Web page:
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“Beware how you indulge your passions without restraint! They are
the fires which should warm-let them not be fires which destroy."

DEVKREUX.

IN TWO VOLUMES.

VOL. I.

LONDON:
LONGMAN, BROWN, GREEN, & LONGMANS,

PATERNOSTER ROW.

1843.

LONDON:

WILLIAM STEVENS, PRINTER, BELL YARD,

TEMPLE BAR.

A WORD TO THE READER!

As this tale is my first essay at authorship, I must humbly crave thy kind indulgence, beseeching thee generously to look over those errors, which thou wilt undoubtedly discover in its pages ;--errors, which only superior talents can avoid, and that by dint of practice and unceasing labour.

It was during those hours, which the major part of creation dedicate to repose, and after I had retired from the drudgery incumbent upon a mercantile profession, that I composed the tale thou art about to peruše. : Intended at first as a pastime, circumstances, and the encouragement of a few, have induced me to lay before the reading world, the offspring of my imagination. I trust, yet not without fear, that my primogenial may meet, if not with caresses, at all events with a small portion of kind notice and sympathy.

My aim has been, firstly to amuse, secondly to point out into what fatal errors man will cast himself headlong, thereby preparing for himself, present and future pangs. I fear that I have but imperfectly succeeded; and yet I have done my best to attempt to please thee. I had the wish, if not the power. Of this thou shalt judge for thyself. Perhaps at times thou mayest pronounce me severe: yet, on second thoughts, thou wilt necessarily be constrained to admit, that my sarcasms and gibes are but too well founded to admit of doubt.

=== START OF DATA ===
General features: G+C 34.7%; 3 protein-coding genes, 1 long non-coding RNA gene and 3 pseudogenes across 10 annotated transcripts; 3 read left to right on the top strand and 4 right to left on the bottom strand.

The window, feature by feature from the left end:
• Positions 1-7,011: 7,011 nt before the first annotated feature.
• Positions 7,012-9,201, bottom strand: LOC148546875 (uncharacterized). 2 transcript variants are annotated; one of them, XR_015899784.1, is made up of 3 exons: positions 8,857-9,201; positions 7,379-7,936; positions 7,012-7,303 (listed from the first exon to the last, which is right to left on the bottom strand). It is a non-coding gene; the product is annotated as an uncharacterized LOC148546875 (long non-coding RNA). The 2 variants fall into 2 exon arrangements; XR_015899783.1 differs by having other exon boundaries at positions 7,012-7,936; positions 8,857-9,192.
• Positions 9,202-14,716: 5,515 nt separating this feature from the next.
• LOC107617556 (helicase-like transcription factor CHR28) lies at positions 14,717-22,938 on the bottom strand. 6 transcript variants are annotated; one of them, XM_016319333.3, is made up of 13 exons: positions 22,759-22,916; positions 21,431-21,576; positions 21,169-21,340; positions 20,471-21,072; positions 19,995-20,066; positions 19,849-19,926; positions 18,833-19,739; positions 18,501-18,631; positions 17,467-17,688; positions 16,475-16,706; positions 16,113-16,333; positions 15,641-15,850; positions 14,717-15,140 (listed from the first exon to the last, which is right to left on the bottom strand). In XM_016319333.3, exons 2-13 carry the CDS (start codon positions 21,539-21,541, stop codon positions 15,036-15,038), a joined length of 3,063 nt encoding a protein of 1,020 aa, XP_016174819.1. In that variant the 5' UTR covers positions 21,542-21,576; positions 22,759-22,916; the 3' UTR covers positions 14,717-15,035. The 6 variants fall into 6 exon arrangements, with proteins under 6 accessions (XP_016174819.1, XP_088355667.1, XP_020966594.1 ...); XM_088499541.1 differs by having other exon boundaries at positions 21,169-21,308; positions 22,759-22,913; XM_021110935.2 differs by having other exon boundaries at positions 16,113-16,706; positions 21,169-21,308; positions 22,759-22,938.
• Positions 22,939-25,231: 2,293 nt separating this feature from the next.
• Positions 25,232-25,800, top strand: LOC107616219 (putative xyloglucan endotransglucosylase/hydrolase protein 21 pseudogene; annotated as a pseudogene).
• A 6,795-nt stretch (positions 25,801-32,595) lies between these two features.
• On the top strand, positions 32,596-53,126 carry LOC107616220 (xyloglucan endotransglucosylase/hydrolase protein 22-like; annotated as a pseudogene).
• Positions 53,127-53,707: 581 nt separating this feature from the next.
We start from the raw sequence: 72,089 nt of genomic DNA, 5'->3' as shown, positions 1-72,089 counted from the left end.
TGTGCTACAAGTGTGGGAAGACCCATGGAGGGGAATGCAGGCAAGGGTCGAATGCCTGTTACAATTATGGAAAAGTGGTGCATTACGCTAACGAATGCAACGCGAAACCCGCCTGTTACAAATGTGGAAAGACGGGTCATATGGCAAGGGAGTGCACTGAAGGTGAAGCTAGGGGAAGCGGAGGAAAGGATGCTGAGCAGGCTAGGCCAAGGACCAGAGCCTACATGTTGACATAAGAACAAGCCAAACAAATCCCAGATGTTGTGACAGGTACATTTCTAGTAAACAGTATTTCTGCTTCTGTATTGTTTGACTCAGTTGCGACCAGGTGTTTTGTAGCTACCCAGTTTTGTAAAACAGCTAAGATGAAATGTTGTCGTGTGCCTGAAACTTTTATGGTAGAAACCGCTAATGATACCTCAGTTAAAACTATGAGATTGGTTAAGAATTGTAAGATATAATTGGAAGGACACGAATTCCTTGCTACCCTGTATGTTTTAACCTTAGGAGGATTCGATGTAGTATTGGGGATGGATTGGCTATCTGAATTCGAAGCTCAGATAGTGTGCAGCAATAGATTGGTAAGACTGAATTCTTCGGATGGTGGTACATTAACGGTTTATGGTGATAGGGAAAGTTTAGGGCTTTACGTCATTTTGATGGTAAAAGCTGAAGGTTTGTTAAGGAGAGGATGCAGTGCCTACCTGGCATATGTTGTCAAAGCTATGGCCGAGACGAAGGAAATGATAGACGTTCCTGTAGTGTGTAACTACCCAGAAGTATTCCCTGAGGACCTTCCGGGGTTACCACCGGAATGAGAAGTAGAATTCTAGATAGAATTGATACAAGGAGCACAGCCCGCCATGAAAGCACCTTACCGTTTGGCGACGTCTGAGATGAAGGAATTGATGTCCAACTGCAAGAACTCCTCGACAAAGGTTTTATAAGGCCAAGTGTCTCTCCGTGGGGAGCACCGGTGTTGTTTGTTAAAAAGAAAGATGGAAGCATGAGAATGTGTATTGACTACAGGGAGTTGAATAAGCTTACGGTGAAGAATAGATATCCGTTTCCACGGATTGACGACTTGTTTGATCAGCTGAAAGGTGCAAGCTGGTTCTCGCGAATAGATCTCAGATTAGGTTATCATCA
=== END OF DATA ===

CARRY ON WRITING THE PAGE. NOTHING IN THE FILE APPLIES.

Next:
My hero, to some of my readers, may not be quite the “beau ideal” of their thoughts. I ask of such, why should I create what does not exist? Why should I exalt the hero of a romance, who after all is but a man, into an angel-perfect, when we all of us know, that man is as weak as a reed, and bows to the caprice of Zephyr, when it emanates from a woman's

smile, but bends doubled to the earth, when the gales and blasts of Circumstance rage upon him?

I have laid the plot of my tale in an era redundant with interest-prolific in intrigues and persecutions.—By introducing the illustrious personages whose names grace the pages of “ THE AMNESTY," I thought I should give pleasure and create greater interest.

One word more, and I have done. It is to remind thee, gentle reader, that the author of this work is a Cosmopolite, who has spent the greater part of his life in foreign climes, and who has associated with the sons of both temperate and torrid zones. He therefore trusts this will plead as an excuse for the errors he has committed, the extravagances into which he has fallen, and the fallacies which no doubt have crept into his pages.

London, May 1, 1843.

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